Now GMO's may still have a place in this new local direct marketing ag system but only if there is customer demand for GMO products. And there may not be such a demand. I say this because this kind of system will demand that we cease to be mindless consumers and start to become aware customers and as people start learning about and reconnecting with their food system that they have been allowed to totally disconnct from in the past 50 years they may decide they no longer want the crap that the corporate food system is feeding us.

Anonymous said...

you know....

it seems to me that both proponents and opponents of 'engineered AG' share somewhat similar challenges. The consumer DOES decide and votes with dallahs however, a huge proportion of the happy munching consumer crowd is totally and completely clueless. Worse, you could not give them a clue if you tried to shove a clue up their obese bungholes, they demand the 'right' to cheap 'food'.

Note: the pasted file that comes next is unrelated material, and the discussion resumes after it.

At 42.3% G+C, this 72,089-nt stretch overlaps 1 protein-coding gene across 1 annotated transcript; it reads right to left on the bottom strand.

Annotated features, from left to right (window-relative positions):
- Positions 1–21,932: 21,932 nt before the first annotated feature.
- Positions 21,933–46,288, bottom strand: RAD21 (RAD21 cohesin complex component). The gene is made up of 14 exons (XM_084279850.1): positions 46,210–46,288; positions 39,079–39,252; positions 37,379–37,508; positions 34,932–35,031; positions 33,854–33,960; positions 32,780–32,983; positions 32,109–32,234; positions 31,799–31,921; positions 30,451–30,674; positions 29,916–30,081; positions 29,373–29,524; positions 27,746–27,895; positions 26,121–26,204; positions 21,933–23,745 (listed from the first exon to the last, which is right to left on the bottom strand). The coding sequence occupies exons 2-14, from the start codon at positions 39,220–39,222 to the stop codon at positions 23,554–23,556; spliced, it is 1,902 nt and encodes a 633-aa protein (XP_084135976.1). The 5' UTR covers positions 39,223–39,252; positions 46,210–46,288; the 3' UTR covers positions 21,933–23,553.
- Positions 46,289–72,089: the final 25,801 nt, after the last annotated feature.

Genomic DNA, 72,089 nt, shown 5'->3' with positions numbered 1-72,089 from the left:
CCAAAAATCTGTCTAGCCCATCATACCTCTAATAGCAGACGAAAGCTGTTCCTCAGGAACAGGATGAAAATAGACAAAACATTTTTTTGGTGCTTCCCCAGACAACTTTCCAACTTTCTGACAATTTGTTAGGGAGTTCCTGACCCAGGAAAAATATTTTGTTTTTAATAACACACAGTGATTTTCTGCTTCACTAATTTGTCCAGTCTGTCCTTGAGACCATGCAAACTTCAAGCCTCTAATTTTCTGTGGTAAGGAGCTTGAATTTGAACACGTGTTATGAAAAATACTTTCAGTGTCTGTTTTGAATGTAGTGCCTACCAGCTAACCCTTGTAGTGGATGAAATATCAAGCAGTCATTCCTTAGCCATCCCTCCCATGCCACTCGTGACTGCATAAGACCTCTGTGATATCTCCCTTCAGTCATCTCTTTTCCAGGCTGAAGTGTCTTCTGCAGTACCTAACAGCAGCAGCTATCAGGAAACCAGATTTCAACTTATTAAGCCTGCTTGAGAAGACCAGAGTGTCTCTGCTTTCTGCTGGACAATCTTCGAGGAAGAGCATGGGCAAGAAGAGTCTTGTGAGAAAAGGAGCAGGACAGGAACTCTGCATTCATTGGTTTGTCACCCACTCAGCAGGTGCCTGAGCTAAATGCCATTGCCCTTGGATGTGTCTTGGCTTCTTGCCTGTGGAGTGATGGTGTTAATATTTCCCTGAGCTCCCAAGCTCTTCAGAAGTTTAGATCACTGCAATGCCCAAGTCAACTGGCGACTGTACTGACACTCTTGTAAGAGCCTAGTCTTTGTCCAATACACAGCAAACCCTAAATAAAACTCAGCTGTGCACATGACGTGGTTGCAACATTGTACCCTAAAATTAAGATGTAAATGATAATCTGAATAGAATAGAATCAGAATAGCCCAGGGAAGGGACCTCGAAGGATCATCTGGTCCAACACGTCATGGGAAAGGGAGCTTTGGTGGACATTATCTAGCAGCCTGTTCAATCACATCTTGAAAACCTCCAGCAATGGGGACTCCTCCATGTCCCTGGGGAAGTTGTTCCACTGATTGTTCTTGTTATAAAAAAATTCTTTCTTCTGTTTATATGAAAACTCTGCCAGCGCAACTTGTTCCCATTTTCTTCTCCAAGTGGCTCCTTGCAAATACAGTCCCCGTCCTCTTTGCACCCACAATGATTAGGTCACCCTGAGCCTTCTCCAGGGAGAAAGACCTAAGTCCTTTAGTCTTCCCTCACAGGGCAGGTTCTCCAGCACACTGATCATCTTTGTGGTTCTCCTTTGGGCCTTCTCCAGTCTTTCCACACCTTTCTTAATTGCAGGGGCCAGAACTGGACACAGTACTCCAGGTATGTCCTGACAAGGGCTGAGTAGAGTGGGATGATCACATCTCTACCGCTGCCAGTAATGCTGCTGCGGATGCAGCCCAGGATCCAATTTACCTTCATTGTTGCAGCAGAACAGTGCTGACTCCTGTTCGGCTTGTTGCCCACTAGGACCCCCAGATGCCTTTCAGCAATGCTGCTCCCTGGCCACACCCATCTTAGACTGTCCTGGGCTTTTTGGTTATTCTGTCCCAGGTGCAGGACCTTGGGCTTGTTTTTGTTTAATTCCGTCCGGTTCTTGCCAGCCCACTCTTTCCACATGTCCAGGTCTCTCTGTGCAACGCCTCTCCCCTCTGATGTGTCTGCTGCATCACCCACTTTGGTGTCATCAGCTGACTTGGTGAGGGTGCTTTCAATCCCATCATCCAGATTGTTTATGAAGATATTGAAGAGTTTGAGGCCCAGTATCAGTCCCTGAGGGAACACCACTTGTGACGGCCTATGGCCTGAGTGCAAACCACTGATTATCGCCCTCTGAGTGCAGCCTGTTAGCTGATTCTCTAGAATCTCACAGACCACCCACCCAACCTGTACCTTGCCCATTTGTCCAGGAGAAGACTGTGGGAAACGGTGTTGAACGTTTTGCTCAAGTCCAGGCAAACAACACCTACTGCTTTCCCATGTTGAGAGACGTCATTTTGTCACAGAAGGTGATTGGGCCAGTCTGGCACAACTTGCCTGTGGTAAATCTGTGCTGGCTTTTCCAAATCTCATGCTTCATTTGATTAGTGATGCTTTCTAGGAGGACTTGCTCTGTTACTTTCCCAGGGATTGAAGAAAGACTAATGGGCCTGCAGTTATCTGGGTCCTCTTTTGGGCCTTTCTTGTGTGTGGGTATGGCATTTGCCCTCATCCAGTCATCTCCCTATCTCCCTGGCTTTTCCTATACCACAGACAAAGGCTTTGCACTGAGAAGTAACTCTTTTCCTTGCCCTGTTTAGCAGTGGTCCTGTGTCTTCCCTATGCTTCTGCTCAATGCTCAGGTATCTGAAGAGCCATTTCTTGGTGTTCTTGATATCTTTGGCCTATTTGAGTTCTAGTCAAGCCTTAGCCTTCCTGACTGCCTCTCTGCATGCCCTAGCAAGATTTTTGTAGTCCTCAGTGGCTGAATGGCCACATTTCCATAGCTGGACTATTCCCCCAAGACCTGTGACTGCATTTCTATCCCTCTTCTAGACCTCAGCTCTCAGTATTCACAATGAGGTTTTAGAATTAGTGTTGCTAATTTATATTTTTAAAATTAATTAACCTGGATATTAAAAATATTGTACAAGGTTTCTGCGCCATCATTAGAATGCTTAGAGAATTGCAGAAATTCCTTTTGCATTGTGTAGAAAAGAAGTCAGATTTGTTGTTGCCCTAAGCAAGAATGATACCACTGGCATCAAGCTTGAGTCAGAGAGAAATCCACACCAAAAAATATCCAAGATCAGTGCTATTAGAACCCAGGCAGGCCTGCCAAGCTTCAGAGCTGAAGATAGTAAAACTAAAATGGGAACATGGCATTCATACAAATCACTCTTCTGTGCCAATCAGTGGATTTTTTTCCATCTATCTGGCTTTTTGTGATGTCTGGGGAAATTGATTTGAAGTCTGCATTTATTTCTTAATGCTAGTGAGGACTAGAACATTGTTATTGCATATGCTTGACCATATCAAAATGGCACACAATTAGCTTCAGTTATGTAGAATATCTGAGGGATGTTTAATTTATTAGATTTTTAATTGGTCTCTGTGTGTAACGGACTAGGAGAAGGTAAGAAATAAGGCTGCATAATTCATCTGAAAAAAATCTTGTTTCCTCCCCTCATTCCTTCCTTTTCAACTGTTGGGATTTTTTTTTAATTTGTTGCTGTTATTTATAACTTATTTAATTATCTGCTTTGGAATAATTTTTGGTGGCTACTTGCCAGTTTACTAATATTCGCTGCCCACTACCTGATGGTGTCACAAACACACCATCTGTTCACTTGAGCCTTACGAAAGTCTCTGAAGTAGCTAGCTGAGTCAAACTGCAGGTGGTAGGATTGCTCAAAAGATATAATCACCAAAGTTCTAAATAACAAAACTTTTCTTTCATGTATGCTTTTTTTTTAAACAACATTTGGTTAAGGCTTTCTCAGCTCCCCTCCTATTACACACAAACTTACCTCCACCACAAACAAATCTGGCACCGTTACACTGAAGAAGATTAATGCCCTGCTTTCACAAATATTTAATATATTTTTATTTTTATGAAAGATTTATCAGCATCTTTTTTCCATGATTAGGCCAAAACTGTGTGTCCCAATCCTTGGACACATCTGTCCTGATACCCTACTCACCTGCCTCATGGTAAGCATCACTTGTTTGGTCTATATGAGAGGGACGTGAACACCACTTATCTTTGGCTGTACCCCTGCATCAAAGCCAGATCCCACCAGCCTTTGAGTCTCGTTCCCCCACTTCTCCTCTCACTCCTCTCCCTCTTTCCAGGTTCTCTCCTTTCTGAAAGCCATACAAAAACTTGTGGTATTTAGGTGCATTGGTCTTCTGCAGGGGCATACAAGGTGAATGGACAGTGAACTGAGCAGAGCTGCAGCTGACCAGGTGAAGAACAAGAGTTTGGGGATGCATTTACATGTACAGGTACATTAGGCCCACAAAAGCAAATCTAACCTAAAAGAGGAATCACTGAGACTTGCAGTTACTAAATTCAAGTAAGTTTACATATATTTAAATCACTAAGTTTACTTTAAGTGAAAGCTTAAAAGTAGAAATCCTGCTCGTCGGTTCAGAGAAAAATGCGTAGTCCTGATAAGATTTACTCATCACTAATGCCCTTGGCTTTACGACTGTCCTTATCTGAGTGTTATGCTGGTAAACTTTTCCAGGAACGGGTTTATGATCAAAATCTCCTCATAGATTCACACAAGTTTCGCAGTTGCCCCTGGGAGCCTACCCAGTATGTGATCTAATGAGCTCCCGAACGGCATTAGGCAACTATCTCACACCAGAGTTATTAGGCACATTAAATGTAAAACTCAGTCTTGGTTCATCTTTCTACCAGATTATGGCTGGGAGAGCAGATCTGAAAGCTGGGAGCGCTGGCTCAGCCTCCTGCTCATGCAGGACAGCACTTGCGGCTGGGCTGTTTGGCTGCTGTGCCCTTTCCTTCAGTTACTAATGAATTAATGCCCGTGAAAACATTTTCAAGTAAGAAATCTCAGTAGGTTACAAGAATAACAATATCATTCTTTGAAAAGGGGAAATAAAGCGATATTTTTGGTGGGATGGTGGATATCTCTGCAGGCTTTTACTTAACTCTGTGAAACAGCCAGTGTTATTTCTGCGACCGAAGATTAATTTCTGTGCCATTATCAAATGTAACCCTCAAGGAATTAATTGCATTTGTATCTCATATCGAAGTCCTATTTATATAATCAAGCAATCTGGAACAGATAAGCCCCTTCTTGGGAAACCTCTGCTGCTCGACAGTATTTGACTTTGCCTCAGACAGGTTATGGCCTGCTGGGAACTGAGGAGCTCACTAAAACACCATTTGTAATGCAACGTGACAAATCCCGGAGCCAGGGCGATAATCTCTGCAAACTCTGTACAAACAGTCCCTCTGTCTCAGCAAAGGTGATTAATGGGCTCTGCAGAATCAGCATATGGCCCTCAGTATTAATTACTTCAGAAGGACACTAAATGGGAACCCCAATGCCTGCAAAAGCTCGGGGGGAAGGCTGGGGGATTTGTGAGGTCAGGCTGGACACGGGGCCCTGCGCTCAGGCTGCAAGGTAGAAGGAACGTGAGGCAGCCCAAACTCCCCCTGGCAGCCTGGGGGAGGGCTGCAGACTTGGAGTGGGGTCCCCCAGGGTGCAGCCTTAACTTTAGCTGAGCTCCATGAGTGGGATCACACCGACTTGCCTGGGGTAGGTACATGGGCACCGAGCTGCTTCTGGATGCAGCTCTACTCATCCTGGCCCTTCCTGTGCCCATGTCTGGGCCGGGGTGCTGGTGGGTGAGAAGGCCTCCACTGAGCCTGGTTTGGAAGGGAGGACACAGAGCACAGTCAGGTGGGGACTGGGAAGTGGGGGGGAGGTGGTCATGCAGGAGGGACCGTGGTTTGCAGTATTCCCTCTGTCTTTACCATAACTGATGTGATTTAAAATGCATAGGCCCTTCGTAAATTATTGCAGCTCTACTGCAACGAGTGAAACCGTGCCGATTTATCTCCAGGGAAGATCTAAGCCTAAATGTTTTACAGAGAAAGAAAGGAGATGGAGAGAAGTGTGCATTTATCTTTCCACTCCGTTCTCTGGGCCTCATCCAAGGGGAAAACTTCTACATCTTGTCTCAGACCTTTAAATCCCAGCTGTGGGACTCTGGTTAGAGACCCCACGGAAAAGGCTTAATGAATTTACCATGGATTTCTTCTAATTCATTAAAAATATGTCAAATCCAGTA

They would not be able to spell 'nutrition' unless you offer them free twinkies in the mall's parking lot.

If industrial farming includes the use of gmo and pesticides, the resulting 'food' is for mass-consumption or foreign aid if the receipients are clueless.

If indeed you are what you eat, let them! And if industrial scale ag wishes to feed them, good for them. Shine-in-the-dark fluorescent corn may even make da teevee dinner look better.

Equally, if the informed consumer chooses to buy food that was grown without gmo, pesticides or unsustainable methods, that is their right by virtue of their purchasing decision.